The Island at the End of Everything tackles the problem at the core of everything


United By Pop received a free copy of ‘The Island at the End of Everything’ in exchange for an honest review, all opinions are our own.

Title: The Island at the End of Everything

Author: Kiran Millwood Hargrave

Purchase: Available in the UK and the US

Overall rating: 5/5

Great for: Fans of diverse fiction with a timeless message.

Themes: Children’s fiction, middle grade, historical fiction.

Review: It’s been a fortnight since I have read this book, and I needed that interval between reading and reviewing to properly formulate my thoughts.

If you have ever been of the impression that middle-grade fiction can not be just as emotional and hard-hitting as adult fiction, then you need to read this book! I experienced love and loss, pleasure and grief, and blessing and damnation whilst reading this – and that was only in chapter one!

This is the story of fictional Ami, living in 1906, in the very real island of Culion in the Philippines, whilst it was under colonial rule by the United States. The only life she has ever known has been lived on this segregated leprosy colony, with her mother who suffers from this endemic:

“They have many names for our home. The island of the living dead. The island of no return. The island at the end of everything.”

Government officials deem her fit enough to lead a new life, which leads her away from her mother, her home, and her happiness. She travels across the sea to an orphanage, overseen by a venerable nun and the not-so-venerable Mr Zamora. His instant dislike of Ami and his desire to rid himself of the infestation of ‘dirty’ orphans like herself, makes her already dire predicament even more importunate. It is there, however, that she finds the first flourishing of friendship amongst her grief, and begins to see that life is larger than one island, situated at the end of everything, and one man, who would see it all burn.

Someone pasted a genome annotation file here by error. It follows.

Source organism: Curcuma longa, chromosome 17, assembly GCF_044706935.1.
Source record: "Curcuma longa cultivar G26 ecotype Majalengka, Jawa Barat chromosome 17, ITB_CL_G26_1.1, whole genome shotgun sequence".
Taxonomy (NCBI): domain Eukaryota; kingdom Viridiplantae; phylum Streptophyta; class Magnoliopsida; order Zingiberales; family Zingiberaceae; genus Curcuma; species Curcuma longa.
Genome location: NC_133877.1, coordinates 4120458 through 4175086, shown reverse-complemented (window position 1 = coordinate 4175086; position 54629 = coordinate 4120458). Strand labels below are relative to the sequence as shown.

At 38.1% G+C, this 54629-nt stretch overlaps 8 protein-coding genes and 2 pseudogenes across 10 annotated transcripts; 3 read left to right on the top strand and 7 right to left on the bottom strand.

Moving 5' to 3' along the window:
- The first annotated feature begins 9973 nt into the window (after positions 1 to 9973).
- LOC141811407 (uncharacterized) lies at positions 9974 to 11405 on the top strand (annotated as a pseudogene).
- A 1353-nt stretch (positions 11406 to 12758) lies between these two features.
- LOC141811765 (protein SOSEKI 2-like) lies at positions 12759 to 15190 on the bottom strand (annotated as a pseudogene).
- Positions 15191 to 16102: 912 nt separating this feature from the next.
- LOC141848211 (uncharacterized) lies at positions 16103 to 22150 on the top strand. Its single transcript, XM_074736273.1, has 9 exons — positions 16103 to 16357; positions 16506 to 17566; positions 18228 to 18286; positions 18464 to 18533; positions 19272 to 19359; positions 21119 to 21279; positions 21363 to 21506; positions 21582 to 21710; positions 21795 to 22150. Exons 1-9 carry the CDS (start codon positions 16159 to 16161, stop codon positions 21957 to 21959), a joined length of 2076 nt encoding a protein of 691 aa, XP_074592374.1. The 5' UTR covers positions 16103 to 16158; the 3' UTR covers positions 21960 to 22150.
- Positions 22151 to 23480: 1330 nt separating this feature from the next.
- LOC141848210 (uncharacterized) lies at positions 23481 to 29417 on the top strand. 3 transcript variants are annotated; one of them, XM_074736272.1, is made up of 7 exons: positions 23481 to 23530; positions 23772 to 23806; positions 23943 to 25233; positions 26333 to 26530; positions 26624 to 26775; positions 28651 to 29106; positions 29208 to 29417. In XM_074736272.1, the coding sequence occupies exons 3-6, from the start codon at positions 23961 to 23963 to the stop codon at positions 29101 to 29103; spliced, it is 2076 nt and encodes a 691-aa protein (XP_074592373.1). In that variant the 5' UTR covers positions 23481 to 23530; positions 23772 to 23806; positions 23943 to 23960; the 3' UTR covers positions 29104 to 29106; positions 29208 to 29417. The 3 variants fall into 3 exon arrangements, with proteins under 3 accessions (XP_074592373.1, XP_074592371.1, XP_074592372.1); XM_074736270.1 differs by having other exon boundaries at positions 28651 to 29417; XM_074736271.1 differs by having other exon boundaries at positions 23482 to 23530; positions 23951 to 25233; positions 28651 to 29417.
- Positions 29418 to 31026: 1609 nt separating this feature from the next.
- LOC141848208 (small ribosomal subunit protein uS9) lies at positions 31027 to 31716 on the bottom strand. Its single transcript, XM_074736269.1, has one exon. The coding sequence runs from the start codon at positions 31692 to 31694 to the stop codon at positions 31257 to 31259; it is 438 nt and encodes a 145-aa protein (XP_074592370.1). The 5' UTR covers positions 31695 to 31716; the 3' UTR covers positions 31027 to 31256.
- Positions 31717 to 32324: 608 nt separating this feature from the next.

Despite the young protagonist, and the similarly-aged audience it is aimed at, this book has a universal appeal due to the themes it focuses on. Written with an almost poetic penmanship, this features the recurring themes of love, loss and friendship. Both the themes and the storytelling unfolded beautifully, page after page, much like the wings of the butterflies that adorn the front cover.

Some of these themes can be universally acknowledged, and remain poignant even today. Many characters suffer from leprosy and are treated as lesser because of that. Both the protagonist and the narration regularly calls out this ignorant thinking, and this novel works hard to denounce this hateful and incorrect commentary.

There is a call for more diversity in literature, particularly in the middle grade and young adult genres. Whilst not an own voices novel, the author has ensured authenticity and a contraction of any ableism in her novel, by pitching her ideas to sensitivity readers and engaging in thorough research about the topics discoursed. It is heartening to see such an accurate portrayal of marginalised characters and an often overlooked historical period.

The hate that shadows much of this book culminates in an emotional end scene that sees both an encroachment of the outdated thinking and a growth in the character’s outlook on life. This development is one that can be shared with the reader, as we too are invited to unfurl our own wings and take flight…

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